Coyote management talk Wednesday in Portsmouth

Jepsy, a large member of the south Portsmouth coyote pack, poses for the camera early last year. Scientists warned residents to remove food sources and keep pets in after coyotes had become unusually bold and abundant in that part of town. The town later approved a no-feed ordinance. Jepsy, a large member of the south Portsmouth coyote pack, poses for the camera early last year. Scientists warned residents to remove food sources and keep pets in after coyotes had become unusually bold and abundant in that part of town. The town later approved a no-feed ordinance.

Jepsy, a large member of the south Portsmouth coyote pack, poses for the camera early last year. Scientists warned residents to remove food sources and keep pets in after coyotes had become unusually bold and abundant in that part of town. The town later approved a no-feed ordinance.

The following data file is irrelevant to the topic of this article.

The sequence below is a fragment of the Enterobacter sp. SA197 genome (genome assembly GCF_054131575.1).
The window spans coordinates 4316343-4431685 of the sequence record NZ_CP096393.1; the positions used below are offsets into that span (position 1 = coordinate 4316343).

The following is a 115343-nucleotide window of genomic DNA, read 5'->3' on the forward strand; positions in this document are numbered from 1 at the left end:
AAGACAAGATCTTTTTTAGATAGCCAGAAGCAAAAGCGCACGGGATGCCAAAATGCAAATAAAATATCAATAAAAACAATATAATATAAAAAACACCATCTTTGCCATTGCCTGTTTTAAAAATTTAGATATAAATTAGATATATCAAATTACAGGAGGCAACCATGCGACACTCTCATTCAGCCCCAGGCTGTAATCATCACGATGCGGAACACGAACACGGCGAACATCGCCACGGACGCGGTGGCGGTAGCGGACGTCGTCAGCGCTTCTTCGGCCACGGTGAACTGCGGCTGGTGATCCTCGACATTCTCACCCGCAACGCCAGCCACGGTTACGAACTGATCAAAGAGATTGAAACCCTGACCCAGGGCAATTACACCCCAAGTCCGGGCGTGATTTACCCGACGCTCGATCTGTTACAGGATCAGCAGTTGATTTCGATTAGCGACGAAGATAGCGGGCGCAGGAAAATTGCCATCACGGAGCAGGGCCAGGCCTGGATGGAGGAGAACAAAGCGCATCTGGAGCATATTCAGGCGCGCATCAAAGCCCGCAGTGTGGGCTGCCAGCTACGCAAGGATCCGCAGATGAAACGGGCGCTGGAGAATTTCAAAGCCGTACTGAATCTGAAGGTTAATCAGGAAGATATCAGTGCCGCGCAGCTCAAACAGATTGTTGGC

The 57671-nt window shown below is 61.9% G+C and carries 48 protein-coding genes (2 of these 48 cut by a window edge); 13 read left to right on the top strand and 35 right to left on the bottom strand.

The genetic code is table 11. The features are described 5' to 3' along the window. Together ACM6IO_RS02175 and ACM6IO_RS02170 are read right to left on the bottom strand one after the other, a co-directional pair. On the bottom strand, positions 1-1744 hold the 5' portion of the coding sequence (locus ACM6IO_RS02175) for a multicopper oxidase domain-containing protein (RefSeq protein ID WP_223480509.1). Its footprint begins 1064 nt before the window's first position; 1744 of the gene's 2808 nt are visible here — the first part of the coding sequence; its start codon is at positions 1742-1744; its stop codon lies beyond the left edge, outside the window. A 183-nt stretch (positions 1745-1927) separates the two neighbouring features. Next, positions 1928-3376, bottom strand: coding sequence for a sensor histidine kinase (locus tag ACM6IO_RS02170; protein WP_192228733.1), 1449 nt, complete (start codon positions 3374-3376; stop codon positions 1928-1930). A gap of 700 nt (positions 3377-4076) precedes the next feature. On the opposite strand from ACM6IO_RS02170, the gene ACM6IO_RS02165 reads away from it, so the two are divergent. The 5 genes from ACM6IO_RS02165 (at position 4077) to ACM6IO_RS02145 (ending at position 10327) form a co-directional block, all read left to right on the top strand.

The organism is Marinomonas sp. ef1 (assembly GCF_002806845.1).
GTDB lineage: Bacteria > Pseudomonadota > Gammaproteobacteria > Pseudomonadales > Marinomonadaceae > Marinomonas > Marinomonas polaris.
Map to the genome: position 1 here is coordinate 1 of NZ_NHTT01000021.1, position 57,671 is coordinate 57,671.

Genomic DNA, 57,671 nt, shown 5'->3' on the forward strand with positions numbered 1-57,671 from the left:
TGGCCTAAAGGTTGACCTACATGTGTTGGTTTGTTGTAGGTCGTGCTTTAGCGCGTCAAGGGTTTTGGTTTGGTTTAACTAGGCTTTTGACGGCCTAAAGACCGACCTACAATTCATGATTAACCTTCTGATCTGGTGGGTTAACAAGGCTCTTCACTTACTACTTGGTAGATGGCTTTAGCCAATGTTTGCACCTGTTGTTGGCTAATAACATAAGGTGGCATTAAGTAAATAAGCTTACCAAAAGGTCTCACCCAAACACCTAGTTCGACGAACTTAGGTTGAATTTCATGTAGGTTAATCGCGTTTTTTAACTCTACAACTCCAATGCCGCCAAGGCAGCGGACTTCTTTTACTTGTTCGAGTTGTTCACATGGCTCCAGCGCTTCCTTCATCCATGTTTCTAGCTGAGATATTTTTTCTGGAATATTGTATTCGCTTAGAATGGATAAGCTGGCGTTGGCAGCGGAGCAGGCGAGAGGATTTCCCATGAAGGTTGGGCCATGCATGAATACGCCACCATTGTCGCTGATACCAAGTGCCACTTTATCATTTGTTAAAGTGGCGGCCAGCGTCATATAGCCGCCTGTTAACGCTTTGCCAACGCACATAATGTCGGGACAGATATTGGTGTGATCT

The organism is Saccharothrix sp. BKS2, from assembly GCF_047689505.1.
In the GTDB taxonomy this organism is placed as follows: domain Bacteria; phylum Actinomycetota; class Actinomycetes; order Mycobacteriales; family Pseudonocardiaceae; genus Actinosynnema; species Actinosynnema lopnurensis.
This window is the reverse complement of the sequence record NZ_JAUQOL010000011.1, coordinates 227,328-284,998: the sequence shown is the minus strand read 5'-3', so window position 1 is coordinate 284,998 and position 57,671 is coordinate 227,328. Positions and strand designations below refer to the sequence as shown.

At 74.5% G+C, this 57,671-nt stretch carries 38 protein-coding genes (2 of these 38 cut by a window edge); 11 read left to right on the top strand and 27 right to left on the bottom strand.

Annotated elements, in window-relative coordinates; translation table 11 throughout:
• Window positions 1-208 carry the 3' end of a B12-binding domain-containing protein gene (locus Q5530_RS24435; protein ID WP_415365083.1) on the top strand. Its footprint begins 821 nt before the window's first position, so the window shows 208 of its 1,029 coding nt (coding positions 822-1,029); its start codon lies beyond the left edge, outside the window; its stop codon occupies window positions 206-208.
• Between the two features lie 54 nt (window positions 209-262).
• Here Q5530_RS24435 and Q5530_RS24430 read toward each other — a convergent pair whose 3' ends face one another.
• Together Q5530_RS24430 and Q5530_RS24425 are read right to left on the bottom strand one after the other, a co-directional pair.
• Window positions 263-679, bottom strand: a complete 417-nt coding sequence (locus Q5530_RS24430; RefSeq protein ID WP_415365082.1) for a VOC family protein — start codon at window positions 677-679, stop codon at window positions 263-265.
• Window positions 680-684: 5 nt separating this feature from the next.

Jepsy, a large member of the south Portsmouth coyote pack, poses for the camera early last year. Scientists warned residents to remove food sources and keep pets in after coyotes had become unusually bold and abundant in that part of town. The town later approved a no-feed ordinance.

PORTSMOUTH — Dr. Numi Mitchell, lead scientist of the Narragansett Bay Coyote Study, will speak on coyote management in Common Fence Point and surrounding areas next week.

“There have been numerous sightings of coyotes in the (Common Fence Point) area and information would be helpful to teach how to co-exist safely,” said Karen Gleason, a neighbor in the area.

Local residents are encouraged to attend the free informational lecture and bring their questions, experiences and concerns regarding coyotes in the area.

The event is open to all and will be held at the Common Fence Point Improvement Association Community Hall, 933 Anthony Road, at 7:15 p.m. Wednesday, Jan. 15.

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